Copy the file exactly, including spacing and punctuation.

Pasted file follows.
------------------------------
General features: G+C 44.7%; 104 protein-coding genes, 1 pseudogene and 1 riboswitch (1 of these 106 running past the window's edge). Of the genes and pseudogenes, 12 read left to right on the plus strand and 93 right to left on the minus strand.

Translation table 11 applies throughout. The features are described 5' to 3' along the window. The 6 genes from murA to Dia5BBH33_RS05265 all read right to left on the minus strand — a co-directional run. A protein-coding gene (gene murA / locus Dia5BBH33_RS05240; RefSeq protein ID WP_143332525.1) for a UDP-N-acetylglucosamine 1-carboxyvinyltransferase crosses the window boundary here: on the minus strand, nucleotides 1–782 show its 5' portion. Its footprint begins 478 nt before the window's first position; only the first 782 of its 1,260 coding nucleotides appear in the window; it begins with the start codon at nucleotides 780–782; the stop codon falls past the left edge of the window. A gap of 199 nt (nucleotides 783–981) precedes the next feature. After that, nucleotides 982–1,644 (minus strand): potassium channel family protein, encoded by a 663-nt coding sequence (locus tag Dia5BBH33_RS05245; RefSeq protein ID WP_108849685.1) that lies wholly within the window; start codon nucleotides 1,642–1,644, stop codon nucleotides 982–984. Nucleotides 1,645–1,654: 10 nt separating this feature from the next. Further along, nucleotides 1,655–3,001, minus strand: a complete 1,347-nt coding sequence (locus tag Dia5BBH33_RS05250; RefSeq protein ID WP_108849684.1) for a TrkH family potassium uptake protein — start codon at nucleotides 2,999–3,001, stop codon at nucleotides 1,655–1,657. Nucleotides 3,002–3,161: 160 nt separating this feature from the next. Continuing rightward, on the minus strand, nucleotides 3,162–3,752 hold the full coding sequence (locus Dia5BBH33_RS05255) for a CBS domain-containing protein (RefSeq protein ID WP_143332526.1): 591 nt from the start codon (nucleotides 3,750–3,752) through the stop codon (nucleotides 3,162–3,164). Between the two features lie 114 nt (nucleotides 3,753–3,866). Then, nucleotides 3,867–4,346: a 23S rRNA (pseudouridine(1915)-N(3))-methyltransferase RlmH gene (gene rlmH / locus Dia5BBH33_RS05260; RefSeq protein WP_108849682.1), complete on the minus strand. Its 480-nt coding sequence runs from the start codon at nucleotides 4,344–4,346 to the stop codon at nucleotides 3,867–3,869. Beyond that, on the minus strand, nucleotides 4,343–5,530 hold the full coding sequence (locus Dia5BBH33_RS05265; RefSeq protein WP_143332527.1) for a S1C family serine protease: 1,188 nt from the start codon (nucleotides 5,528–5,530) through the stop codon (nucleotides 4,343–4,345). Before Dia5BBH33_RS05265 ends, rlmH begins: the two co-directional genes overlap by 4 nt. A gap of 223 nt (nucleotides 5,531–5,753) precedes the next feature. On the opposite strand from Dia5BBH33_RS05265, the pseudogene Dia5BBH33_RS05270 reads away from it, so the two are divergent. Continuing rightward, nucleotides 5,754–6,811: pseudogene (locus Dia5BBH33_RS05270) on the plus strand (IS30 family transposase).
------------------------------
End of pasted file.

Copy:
General features: G+C 44.7%; 104 protein-coding genes, 1 pseudogene and 1 riboswitch (1 of these 106 running past the window's edge). Of the genes and pseudogenes, 12 read left to right on the plus strand and 93 right to left on the minus strand.

Translation table 11 applies throughout. The features are described 5' to 3' along the window. The 6 genes from murA to Dia5BBH33_RS05265 all read right to left on the minus strand — a co-directional run. A protein-coding gene (gene murA / locus Dia5BBH33_RS05240; RefSeq protein ID WP_143332525.1) for a UDP-N-acetylglucosamine 1-carboxyvinyltransferase crosses the window boundary here: on the minus strand, nucleotides 1–782 show its 5' portion. Its footprint begins 478 nt before the window's first position; only the first 782 of its 1,260 coding nucleotides appear in the window; it begins with the start codon at nucleotides 780–782; the stop codon falls past the left edge of the window. A gap of 199 nt (nucleotides 783–981) precedes the next feature. After that, nucleotides 982–1,644 (minus strand): potassium channel family protein, encoded by a 663-nt coding sequence (locus tag Dia5BBH33_RS05245; RefSeq protein ID WP_108849685.1) that lies wholly within the window; start codon nucleotides 1,642–1,644, stop codon nucleotides 982–984. Nucleotides 1,645–1,654: 10 nt separating this feature from the next. Further along, nucleotides 1,655–3,001, minus strand: a complete 1,347-nt coding sequence (locus tag Dia5BBH33_RS05250; RefSeq protein ID WP_108849684.1) for a TrkH family potassium uptake protein — start codon at nucleotides 2,999–3,001, stop codon at nucleotides 1,655–1,657. Nucleotides 3,002–3,161: 160 nt separating this feature from the next. Continuing rightward, on the minus strand, nucleotides 3,162–3,752 hold the full coding sequence (locus Dia5BBH33_RS05255) for a CBS domain-containing protein (RefSeq protein ID WP_143332526.1): 591 nt from the start codon (nucleotides 3,750–3,752) through the stop codon (nucleotides 3,162–3,164). Between the two features lie 114 nt (nucleotides 3,753–3,866). Then, nucleotides 3,867–4,346: a 23S rRNA (pseudouridine(1915)-N(3))-methyltransferase RlmH gene (gene rlmH / locus Dia5BBH33_RS05260; RefSeq protein WP_108849682.1), complete on the minus strand. Its 480-nt coding sequence runs from the start codon at nucleotides 4,344–4,346 to the stop codon at nucleotides 3,867–3,869. Beyond that, on the minus strand, nucleotides 4,343–5,530 hold the full coding sequence (locus Dia5BBH33_RS05265; RefSeq protein WP_143332527.1) for a S1C family serine protease: 1,188 nt from the start codon (nucleotides 5,528–5,530) through the stop codon (nucleotides 4,343–4,345). Before Dia5BBH33_RS05265 ends, rlmH begins: the two co-directional genes overlap by 4 nt. A gap of 223 nt (nucleotides 5,531–5,753) precedes the next feature. On the opposite strand from Dia5BBH33_RS05265, the pseudogene Dia5BBH33_RS05270 reads away from it, so the two are divergent. Continuing rightward, nucleotides 5,754–6,811: pseudogene (locus Dia5BBH33_RS05270) on the plus strand (IS30 family transposase).